Grains are Very, Very Bad for Your Obligate Carnivore Cat, Carnivore Dog

I’ve always wondered about “pet food.” Dogs and cats ARE carnivores, meaning that they will never “choose” to eat grains. So why do we feed them this?

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3 thoughts on “Grains are Very, Very Bad for Your Obligate Carnivore Cat, Carnivore Dog”

  1. Two things left out: even obligate carnivores get vegetable matter because they eat the stomach contents of their prey. Second, both humans and cats and dogs have had about 10,000 years of evolution since a grain (human) and scrap (animal) diet became common. In fact, one of the recent DNA findings is that dogs have carbohydrate-digesting abilities that wolves don’t. This is no excuse for the amount of cheap grains in modern pet food diets (not to mention human diets), but modern domestic cats and dogs, and modern humans, are not as poorly adapted to carbohydrates as were their pre-agricultural ancestors.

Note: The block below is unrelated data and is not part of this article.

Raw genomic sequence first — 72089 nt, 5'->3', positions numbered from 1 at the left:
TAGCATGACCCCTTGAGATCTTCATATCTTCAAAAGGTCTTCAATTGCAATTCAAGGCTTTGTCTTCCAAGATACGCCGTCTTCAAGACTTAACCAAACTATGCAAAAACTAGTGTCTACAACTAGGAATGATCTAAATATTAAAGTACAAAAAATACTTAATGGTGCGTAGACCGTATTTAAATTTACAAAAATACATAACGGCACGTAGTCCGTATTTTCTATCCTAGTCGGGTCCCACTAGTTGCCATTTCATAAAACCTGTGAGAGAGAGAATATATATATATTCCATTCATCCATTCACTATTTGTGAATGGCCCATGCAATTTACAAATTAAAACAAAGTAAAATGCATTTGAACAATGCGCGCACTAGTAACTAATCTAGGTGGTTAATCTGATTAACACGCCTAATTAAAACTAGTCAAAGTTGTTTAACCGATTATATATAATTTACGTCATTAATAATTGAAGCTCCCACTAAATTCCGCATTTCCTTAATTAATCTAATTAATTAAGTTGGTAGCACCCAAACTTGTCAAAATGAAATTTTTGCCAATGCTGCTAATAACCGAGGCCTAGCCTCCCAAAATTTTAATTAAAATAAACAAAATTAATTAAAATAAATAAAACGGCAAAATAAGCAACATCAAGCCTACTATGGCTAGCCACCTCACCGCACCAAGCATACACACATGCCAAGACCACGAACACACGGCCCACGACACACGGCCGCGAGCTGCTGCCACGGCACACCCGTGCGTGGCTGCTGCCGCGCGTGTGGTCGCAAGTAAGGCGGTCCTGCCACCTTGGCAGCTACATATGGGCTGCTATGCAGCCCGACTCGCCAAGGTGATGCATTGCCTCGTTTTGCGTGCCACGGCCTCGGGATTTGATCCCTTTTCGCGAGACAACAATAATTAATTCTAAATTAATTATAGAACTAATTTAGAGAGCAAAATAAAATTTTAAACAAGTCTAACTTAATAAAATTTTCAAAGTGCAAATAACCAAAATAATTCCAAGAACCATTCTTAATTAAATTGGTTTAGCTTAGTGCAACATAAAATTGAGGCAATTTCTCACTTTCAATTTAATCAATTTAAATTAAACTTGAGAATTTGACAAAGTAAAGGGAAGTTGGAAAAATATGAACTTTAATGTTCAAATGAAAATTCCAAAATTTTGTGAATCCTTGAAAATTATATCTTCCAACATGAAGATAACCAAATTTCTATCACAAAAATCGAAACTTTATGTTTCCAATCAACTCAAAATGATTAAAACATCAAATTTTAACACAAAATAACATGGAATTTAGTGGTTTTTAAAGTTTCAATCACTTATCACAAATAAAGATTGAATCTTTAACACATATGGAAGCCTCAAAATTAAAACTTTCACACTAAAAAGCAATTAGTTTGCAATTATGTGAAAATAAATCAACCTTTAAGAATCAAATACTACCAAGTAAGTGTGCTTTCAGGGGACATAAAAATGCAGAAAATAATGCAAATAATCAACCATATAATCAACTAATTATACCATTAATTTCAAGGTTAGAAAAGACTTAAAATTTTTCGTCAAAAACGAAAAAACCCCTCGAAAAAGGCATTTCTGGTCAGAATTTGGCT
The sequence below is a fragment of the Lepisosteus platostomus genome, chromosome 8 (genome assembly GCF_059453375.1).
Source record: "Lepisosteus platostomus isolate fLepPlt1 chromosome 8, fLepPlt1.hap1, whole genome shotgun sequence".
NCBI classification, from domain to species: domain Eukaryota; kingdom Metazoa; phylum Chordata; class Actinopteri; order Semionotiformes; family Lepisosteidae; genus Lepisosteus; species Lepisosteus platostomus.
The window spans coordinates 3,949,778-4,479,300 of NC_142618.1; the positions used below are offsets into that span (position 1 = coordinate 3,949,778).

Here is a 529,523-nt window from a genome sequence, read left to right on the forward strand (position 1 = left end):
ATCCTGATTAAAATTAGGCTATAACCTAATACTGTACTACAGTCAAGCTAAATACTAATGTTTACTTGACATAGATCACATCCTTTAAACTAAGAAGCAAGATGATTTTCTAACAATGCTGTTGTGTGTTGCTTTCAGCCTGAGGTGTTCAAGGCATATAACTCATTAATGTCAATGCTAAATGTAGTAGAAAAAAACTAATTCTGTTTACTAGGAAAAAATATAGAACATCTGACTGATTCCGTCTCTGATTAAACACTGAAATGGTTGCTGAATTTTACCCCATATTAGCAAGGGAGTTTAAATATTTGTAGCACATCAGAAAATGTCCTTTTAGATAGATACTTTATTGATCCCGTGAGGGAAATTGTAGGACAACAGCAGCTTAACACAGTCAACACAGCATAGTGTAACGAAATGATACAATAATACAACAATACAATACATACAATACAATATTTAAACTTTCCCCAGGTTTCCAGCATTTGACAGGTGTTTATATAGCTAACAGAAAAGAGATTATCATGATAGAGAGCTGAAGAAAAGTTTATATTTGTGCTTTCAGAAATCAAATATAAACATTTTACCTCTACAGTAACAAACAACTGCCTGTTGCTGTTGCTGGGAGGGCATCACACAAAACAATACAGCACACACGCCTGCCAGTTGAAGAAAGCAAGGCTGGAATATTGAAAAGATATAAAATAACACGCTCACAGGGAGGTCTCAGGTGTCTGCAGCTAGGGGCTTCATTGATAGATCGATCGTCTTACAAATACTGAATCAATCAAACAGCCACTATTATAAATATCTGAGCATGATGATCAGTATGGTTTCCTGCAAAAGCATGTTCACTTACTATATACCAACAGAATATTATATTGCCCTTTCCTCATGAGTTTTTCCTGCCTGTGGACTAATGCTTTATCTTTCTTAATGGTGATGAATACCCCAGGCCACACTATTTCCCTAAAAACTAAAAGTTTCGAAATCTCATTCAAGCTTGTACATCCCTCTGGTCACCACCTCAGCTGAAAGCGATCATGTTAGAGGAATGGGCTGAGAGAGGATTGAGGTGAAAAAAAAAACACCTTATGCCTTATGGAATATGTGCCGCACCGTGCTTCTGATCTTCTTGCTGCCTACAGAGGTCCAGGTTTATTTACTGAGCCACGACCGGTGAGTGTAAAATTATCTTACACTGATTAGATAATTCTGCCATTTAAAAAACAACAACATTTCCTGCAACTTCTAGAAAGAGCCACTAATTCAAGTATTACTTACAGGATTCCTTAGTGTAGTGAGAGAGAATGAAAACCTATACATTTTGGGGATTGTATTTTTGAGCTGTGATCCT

1. Good points, Sue. I didn’t know about the newly evolved carb-digesting abilities, but it’s not surprising. After all, some humans have developed the enzymes needed to digest milk past the infant stage. Evolution IS still on-going. But I suspect dogs (especially) and cats (maybe) have evolved enough to handle human food scraps. Not a steady diet of the lousy stuff.

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